Richard of Jamestown - James Otis

"The Starving Time"

We came to know what starvation meant during that winter, and were I to set down here all of the suffering, of the hunger weakness, and of the selfishness we saw during the six months after Captain Smith sailed for home, there would not be days enough left in my life to complete the tale.

As I look back on it now, it seems more like some wonderful dream than a reality, wherein men strove with women and children for food to keep life in their own worthless bodies.

It is enough if I say that of the four hundred and ninety persons whom Captain Smith left behind him, there were, in the month of May of the year 1610, but fifty-eight left alive. That God should have spared among those, Nathaniel Peacock and myself, is something which passeth understanding, for verily there were scores of better than we whose lives would have advantaged Jamestown more than ours ever can, who died and were buried as best they could be by the few who had sufficient strength remaining to dig the graves.

I set it down in all truth that, through God's mercy, our lives were saved by Master Hunt, for he counseled us wisely as to the care we should take of our bodies when our stomachs were crying out for food, and it was he who showed us how we might prepare this herb or the bark from that tree for the sustaining of life, when we had nothing else to put into our mouths.

We had forgotten that Lord De la Warr was the new governor; we had heard nothing of the ship in which it was said Sir Thomas Gates and Sir George Somers had sailed. We were come to that pass where we cared neither for governor nor nobleman. We strove only to keep within our bodies the life which had become painful.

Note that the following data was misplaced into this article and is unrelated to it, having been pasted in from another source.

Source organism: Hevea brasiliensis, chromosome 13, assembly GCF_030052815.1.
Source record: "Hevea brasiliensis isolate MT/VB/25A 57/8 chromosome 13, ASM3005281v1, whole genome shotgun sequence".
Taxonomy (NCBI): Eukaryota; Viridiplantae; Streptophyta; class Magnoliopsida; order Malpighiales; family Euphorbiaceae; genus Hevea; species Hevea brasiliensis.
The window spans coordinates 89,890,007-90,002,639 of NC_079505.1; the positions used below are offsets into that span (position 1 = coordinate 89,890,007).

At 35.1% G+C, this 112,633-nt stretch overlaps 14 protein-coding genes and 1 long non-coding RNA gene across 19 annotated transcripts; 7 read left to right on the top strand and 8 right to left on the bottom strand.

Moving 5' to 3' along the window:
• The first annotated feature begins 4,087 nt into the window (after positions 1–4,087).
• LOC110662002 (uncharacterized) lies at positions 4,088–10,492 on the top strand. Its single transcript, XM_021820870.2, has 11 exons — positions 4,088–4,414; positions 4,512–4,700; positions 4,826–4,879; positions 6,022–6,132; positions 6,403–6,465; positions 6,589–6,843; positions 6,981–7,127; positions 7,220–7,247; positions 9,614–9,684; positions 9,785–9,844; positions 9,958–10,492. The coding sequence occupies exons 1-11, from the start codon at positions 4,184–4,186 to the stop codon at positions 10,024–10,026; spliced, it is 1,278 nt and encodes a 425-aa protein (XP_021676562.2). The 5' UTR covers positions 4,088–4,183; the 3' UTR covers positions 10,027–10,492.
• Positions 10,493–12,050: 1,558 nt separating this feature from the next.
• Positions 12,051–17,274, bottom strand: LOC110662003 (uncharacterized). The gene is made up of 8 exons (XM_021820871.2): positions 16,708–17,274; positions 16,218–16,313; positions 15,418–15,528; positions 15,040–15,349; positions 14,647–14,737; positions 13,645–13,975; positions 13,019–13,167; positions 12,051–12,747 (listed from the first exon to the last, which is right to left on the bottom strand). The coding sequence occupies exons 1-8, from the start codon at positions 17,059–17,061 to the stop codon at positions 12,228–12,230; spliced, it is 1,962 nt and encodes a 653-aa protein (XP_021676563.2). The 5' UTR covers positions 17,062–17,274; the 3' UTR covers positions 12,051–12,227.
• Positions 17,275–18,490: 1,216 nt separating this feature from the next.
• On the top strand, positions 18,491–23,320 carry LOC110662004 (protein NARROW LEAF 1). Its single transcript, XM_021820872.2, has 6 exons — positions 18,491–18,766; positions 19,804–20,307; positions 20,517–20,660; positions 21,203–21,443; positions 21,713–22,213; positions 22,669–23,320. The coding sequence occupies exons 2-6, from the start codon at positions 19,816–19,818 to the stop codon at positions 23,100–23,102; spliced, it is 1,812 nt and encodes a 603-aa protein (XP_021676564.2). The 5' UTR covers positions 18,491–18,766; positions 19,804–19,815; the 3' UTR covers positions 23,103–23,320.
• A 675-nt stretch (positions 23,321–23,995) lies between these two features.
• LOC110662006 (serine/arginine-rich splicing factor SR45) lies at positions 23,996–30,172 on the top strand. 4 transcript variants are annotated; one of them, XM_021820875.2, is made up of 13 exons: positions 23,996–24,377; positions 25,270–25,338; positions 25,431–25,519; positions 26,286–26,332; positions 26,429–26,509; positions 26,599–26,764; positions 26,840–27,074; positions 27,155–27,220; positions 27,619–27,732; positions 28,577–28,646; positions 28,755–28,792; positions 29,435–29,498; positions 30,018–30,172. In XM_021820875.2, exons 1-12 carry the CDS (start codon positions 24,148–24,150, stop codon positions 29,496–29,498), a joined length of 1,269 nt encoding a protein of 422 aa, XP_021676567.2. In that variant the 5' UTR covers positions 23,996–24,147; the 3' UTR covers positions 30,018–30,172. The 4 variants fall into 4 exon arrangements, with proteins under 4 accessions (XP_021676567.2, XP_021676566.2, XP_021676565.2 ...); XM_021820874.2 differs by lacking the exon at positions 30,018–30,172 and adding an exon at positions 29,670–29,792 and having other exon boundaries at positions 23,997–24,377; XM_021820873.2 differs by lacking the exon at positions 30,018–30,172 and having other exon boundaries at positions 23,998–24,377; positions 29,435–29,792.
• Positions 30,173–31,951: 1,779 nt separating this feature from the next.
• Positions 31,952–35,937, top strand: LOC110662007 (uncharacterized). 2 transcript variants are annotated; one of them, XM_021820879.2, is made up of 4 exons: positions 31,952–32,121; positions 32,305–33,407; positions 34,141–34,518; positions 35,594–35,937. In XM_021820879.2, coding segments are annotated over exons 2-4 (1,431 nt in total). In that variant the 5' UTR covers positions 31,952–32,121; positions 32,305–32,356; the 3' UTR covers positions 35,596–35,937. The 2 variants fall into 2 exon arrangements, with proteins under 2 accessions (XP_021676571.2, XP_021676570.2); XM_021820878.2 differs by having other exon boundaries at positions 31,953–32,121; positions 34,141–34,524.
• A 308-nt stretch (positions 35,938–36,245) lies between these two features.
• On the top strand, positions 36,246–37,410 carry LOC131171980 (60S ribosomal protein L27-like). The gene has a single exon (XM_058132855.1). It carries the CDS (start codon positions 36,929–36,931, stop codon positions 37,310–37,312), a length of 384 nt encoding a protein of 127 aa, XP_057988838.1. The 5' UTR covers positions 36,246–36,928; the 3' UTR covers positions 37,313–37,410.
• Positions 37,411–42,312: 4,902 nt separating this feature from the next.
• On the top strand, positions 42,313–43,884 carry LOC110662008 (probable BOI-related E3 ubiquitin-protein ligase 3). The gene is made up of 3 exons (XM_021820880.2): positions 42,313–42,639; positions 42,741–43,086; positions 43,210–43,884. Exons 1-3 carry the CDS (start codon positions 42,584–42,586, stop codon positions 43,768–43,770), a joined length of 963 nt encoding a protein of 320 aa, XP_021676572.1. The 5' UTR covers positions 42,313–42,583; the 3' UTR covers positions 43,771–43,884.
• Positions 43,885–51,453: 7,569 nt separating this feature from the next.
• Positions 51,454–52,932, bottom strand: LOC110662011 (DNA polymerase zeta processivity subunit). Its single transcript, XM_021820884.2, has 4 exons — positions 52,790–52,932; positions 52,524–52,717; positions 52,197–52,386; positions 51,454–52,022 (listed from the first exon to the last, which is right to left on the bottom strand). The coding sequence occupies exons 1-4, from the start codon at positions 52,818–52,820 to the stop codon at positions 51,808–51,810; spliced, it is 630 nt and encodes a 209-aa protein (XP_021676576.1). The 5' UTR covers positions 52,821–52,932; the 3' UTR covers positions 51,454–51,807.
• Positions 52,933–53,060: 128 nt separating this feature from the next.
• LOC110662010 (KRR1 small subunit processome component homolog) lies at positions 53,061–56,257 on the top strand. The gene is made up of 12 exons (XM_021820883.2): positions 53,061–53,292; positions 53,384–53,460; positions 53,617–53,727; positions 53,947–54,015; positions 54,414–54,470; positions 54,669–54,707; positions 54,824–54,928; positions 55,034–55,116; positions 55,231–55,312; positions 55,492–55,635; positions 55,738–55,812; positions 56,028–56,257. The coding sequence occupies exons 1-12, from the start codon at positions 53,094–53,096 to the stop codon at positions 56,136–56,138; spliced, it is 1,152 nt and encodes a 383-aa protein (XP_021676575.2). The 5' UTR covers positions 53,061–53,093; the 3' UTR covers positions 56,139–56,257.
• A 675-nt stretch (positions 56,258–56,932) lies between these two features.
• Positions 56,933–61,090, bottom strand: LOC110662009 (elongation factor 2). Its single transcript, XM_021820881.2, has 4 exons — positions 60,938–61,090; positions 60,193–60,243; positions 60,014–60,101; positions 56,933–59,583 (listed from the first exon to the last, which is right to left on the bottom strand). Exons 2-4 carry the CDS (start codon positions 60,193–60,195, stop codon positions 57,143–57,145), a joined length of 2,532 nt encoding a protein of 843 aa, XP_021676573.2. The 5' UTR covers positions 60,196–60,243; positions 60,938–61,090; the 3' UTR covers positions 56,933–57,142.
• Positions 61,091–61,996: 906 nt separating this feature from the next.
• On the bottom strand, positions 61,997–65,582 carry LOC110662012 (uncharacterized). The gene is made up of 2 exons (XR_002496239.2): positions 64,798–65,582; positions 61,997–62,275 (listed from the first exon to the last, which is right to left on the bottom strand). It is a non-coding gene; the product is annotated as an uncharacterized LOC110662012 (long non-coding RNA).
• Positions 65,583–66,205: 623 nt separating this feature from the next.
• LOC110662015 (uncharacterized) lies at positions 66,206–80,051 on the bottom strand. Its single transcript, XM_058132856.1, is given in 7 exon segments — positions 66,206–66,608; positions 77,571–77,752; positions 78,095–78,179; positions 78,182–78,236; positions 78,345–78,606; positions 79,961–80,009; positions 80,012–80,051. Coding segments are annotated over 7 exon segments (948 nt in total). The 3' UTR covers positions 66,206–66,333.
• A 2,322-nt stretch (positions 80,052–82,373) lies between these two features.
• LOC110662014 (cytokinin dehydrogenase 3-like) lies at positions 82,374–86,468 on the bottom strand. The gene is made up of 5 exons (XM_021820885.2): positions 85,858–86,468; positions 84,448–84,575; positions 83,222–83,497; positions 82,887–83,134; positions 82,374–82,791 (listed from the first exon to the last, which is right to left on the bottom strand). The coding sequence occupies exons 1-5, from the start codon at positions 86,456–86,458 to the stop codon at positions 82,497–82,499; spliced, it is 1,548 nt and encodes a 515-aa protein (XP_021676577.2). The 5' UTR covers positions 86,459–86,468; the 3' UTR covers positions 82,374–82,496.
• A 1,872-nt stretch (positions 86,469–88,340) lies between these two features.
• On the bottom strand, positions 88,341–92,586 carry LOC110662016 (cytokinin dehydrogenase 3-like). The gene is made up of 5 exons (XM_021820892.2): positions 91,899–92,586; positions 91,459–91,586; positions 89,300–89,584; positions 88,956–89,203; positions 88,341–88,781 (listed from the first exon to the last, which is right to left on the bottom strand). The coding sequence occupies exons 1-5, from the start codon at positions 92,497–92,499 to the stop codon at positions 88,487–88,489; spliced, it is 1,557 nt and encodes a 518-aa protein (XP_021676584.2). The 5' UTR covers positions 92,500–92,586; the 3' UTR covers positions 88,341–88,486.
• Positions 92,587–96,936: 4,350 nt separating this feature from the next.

Then it was, when the few of us who yet lived, feared each moment lest the savages would put an end to us, that we saw sailing up into the bay two small ships, and I doubt if there was any among us who did not fall upon his knees and give thanks aloud to God for the help which had come at the very moment when it had seemed that we were past all aid.

[Illustration] from Richard of Jamestown by James Otis


Front Matter

Who I am
Left Alone in the World
An Idle Boy
Captain Smith Comes to London
Meeting Captain Smith
Captain Smith Speaks to Me
Plans of the London Company
The Vessels of the Fleet
How I Earned my Passage
When the Fleet Set Sail
The Voyage Delayed
Nathaniel's Story
We Make Sail Again
The First Island
Captain Smith Accused
Captain Smith a Prisoner
I Attend My Master
Several Islands Visited
A Variety of Wild Game
The Tempest
The New Country Sighted
The Leader Not Known
Arrival at Chesapeake Bay
An Attack by the Savages
Reading the Company's Orders
Captain Smith on the Council
Smith Remains Aboard
Exploring the Country
People Land from the Ships
Captain Smith Proven Innocent
We Who were Left Behind
Baking Bread without Ovens
Unequal Division of Labor
Building a Home of Logs
Keeping House
Lack of Cleanliness
Cave Homes
The Golden Fever
Ducks and Oysters
Roasting Oysters
Leaning to Cook
The Sweet Potato Root
A Touch of Homesickness
Master Hunt's Preaching
Neglecting the Future
Surprised by Savages
Strengthening the Fort
Sickness and Death
Smith Gains Authority
Disagreeable Discipline
Signs of Rebellion
Second Proclamation
Building a Fortified Village
Trapping Turkeys
A Crude Kind of Chimney
Cooking a Turkey
Candles or Rushlights
The Visit of Pocahontas
Captain Kendall's Plot
Death of Captain Kendall
Captain Smith's Expedition
An Exciting Adventure
Taken Before Powhatan
Pocahontas Begs for Smith
Captain Smith's Return
A New Church
Captain Newport's Return
A Worthless Cargo
Condition of the Colony
Captain Newport's Return
Gazing at the Women
Hunt Brings Great News
Captain Newport's Instructions
The Story of Roanoke
The Crowning of Powhatan
Preparing for the Future
Stealing Company Goods
What the Thieving Led To
Fear of Famine
The Unhealthful Location
Gathering Oysters
Sturgeon for Food
Turpentine and Tar
Making Clapboards
Providing for Children
Dreams of the Future
A Plague of Rats
Treachery During Smith's Absence
Captain Smith's Speech
The New Laws
The Accident
Captain Smith's Departure
The "Starving Time"
Our Courage Gives Out
Abandoning Jamestown
Lord De la Warr's Arrival
The Young Planters